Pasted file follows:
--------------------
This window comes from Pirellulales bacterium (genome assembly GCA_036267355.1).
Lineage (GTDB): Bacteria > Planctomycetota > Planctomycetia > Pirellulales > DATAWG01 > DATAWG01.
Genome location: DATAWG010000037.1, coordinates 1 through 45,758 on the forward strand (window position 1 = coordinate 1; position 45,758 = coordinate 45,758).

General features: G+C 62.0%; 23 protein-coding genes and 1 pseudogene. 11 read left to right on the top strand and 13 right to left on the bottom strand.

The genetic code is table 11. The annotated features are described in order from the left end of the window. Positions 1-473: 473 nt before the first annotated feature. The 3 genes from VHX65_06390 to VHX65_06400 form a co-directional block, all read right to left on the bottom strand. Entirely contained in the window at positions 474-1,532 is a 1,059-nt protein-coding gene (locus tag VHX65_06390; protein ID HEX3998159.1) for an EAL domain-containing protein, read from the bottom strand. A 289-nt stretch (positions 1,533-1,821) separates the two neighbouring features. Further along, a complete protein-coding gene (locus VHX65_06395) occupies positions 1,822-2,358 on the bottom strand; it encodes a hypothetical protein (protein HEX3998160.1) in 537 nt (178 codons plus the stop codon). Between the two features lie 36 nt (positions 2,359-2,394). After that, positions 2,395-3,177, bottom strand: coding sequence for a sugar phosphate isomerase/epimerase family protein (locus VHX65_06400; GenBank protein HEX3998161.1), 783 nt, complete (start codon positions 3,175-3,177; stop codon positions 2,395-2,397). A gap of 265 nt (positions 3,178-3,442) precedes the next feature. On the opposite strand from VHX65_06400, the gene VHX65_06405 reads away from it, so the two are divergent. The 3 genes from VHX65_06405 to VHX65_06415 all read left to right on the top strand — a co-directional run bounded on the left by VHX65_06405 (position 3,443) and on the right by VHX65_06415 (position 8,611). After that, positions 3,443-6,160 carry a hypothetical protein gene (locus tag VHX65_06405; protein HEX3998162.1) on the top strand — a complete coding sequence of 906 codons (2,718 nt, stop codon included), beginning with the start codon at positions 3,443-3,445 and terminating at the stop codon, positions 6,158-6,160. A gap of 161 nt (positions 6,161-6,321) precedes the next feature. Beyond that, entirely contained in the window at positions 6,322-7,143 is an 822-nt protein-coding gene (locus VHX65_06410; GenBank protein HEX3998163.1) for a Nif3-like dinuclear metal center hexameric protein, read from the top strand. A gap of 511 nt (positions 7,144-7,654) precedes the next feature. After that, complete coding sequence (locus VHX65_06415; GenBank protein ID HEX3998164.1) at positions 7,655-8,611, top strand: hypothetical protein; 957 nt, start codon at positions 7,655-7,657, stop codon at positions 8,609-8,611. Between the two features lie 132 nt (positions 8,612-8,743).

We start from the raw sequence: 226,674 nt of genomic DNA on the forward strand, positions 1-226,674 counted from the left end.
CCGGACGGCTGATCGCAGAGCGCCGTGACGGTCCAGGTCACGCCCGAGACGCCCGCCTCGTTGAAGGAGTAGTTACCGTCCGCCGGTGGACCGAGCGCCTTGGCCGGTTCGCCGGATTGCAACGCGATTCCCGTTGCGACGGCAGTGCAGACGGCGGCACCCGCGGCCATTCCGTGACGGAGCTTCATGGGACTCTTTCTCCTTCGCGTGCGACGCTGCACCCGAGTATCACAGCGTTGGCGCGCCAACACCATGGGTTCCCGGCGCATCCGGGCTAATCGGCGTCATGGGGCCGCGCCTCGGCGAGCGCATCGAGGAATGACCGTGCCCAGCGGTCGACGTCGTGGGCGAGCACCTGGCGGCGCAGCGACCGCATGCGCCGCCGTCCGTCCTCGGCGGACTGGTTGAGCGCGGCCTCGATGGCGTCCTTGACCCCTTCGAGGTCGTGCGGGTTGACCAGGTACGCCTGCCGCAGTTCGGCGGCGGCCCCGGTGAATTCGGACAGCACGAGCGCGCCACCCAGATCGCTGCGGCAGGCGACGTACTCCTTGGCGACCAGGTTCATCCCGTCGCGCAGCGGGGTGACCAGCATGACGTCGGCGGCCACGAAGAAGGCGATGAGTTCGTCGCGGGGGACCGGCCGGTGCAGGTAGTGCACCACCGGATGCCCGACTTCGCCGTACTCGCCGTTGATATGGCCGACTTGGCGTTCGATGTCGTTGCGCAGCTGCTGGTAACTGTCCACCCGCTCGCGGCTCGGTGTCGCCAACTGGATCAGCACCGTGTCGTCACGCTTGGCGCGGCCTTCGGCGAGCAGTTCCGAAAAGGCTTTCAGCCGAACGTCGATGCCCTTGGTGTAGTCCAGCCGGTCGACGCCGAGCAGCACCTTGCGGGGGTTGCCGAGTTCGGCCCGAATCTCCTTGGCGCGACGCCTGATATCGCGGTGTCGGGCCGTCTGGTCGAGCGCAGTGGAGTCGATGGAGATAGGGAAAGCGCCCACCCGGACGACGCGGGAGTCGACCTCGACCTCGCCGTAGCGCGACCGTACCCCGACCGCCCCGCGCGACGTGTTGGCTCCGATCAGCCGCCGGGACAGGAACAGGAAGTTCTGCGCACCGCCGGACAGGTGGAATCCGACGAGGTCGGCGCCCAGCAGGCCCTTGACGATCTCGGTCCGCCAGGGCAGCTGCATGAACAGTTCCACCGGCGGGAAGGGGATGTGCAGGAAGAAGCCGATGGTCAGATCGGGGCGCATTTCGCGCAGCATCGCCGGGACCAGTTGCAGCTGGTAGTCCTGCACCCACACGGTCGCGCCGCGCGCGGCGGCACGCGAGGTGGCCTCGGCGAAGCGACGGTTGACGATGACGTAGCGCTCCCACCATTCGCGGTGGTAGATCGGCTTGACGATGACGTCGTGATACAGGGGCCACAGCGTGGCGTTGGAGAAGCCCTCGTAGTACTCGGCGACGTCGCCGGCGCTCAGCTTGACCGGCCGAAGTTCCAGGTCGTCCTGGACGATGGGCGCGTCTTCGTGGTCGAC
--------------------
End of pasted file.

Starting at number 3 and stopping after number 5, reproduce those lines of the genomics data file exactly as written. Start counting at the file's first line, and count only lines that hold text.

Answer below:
Genome location: DATAWG010000037.1, coordinates 1 through 45,758 on the forward strand (window position 1 = coordinate 1; position 45,758 = coordinate 45,758).

General features: G+C 62.0%; 23 protein-coding genes and 1 pseudogene. 11 read left to right on the top strand and 13 right to left on the bottom strand.

The genetic code is table 11. The annotated features are described in order from the left end of the window. Positions 1-473: 473 nt before the first annotated feature. The 3 genes from VHX65_06390 to VHX65_06400 form a co-directional block, all read right to left on the bottom strand. Entirely contained in the window at positions 474-1,532 is a 1,059-nt protein-coding gene (locus tag VHX65_06390; protein ID HEX3998159.1) for an EAL domain-containing protein, read from the bottom strand. A 289-nt stretch (positions 1,533-1,821) separates the two neighbouring features. Further along, a complete protein-coding gene (locus VHX65_06395) occupies positions 1,822-2,358 on the bottom strand; it encodes a hypothetical protein (protein HEX3998160.1) in 537 nt (178 codons plus the stop codon). Between the two features lie 36 nt (positions 2,359-2,394). After that, positions 2,395-3,177, bottom strand: coding sequence for a sugar phosphate isomerase/epimerase family protein (locus VHX65_06400; GenBank protein HEX3998161.1), 783 nt, complete (start codon positions 3,175-3,177; stop codon positions 2,395-2,397). A gap of 265 nt (positions 3,178-3,442) precedes the next feature. On the opposite strand from VHX65_06400, the gene VHX65_06405 reads away from it, so the two are divergent. The 3 genes from VHX65_06405 to VHX65_06415 all read left to right on the top strand — a co-directional run bounded on the left by VHX65_06405 (position 3,443) and on the right by VHX65_06415 (position 8,611). After that, positions 3,443-6,160 carry a hypothetical protein gene (locus tag VHX65_06405; protein HEX3998162.1) on the top strand — a complete coding sequence of 906 codons (2,718 nt, stop codon included), beginning with the start codon at positions 3,443-3,445 and terminating at the stop codon, positions 6,158-6,160. A gap of 161 nt (positions 6,161-6,321) precedes the next feature. Beyond that, entirely contained in the window at positions 6,322-7,143 is an 822-nt protein-coding gene (locus VHX65_06410; GenBank protein HEX3998163.1) for a Nif3-like dinuclear metal center hexameric protein, read from the top strand. A gap of 511 nt (positions 7,144-7,654) precedes the next feature. After that, complete coding sequence (locus VHX65_06415; GenBank protein ID HEX3998164.1) at positions 7,655-8,611, top strand: hypothetical protein; 957 nt, start codon at positions 7,655-7,657, stop codon at positions 8,609-8,611. Between the two features lie 132 nt (positions 8,612-8,743).